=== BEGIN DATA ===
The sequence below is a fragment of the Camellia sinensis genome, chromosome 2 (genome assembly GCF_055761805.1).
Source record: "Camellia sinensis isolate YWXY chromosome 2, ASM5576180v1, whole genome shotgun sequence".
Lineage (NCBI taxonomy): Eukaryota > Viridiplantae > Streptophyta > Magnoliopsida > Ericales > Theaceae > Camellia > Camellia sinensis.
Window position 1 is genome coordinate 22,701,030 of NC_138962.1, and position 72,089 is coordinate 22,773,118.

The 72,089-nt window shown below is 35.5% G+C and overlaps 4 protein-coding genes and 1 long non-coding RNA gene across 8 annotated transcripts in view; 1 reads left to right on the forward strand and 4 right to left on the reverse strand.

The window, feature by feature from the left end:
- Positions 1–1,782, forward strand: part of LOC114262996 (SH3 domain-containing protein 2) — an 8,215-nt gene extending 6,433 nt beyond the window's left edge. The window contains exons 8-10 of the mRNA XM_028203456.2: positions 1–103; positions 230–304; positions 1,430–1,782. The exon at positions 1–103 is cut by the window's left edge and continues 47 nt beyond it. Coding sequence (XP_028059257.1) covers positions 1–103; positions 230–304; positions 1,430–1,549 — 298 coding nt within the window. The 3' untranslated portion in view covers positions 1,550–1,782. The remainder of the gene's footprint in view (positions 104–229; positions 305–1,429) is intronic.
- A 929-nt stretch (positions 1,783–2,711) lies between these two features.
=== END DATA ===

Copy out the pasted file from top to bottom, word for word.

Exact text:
The sequence below is a fragment of the Camellia sinensis genome, chromosome 2 (genome assembly GCF_055761805.1).
Source record: "Camellia sinensis isolate YWXY chromosome 2, ASM5576180v1, whole genome shotgun sequence".
Lineage (NCBI taxonomy): Eukaryota > Viridiplantae > Streptophyta > Magnoliopsida > Ericales > Theaceae > Camellia > Camellia sinensis.
Window position 1 is genome coordinate 22,701,030 of NC_138962.1, and position 72,089 is coordinate 22,773,118.

The 72,089-nt window shown below is 35.5% G+C and overlaps 4 protein-coding genes and 1 long non-coding RNA gene across 8 annotated transcripts in view; 1 reads left to right on the forward strand and 4 right to left on the reverse strand.

The window, feature by feature from the left end:
- Positions 1–1,782, forward strand: part of LOC114262996 (SH3 domain-containing protein 2) — an 8,215-nt gene extending 6,433 nt beyond the window's left edge. The window contains exons 8-10 of the mRNA XM_028203456.2: positions 1–103; positions 230–304; positions 1,430–1,782. The exon at positions 1–103 is cut by the window's left edge and continues 47 nt beyond it. Coding sequence (XP_028059257.1) covers positions 1–103; positions 230–304; positions 1,430–1,549 — 298 coding nt within the window. The 3' untranslated portion in view covers positions 1,550–1,782. The remainder of the gene's footprint in view (positions 104–229; positions 305–1,429) is intronic.
- A 929-nt stretch (positions 1,783–2,711) lies between these two features.